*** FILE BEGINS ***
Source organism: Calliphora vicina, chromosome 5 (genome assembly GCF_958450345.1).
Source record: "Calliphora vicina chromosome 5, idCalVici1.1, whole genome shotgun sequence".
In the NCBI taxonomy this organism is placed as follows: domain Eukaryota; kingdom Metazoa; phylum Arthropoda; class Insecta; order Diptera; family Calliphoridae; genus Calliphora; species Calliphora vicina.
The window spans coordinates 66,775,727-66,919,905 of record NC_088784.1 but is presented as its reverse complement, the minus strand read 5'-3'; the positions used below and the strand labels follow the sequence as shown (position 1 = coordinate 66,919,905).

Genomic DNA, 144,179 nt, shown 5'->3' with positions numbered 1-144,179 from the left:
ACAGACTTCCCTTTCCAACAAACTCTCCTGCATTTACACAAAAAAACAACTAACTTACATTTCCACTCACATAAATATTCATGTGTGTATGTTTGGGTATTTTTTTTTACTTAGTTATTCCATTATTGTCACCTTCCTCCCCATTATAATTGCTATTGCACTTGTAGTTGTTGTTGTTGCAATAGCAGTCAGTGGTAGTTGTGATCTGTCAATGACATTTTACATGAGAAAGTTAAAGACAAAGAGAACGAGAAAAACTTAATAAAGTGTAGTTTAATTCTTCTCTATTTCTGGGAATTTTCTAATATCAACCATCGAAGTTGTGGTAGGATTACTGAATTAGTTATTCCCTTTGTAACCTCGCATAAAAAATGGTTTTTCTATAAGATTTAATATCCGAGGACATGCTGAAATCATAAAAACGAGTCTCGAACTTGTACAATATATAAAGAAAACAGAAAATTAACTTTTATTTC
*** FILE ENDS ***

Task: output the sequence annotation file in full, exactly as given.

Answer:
Source organism: Calliphora vicina, chromosome 5 (genome assembly GCF_958450345.1).
Source record: "Calliphora vicina chromosome 5, idCalVici1.1, whole genome shotgun sequence".
In the NCBI taxonomy this organism is placed as follows: domain Eukaryota; kingdom Metazoa; phylum Arthropoda; class Insecta; order Diptera; family Calliphoridae; genus Calliphora; species Calliphora vicina.
The window spans coordinates 66,775,727-66,919,905 of record NC_088784.1 but is presented as its reverse complement, the minus strand read 5'-3'; the positions used below and the strand labels follow the sequence as shown (position 1 = coordinate 66,919,905).

Genomic DNA, 144,179 nt, shown 5'->3' with positions numbered 1-144,179 from the left:
ACAGACTTCCCTTTCCAACAAACTCTCCTGCATTTACACAAAAAAACAACTAACTTACATTTCCACTCACATAAATATTCATGTGTGTATGTTTGGGTATTTTTTTTTACTTAGTTATTCCATTATTGTCACCTTCCTCCCCATTATAATTGCTATTGCACTTGTAGTTGTTGTTGTTGCAATAGCAGTCAGTGGTAGTTGTGATCTGTCAATGACATTTTACATGAGAAAGTTAAAGACAAAGAGAACGAGAAAAACTTAATAAAGTGTAGTTTAATTCTTCTCTATTTCTGGGAATTTTCTAATATCAACCATCGAAGTTGTGGTAGGATTACTGAATTAGTTATTCCCTTTGTAACCTCGCATAAAAAATGGTTTTTCTATAAGATTTAATATCCGAGGACATGCTGAAATCATAAAAACGAGTCTCGAACTTGTACAATATATAAAGAAAACAGAAAATTAACTTTTATTTC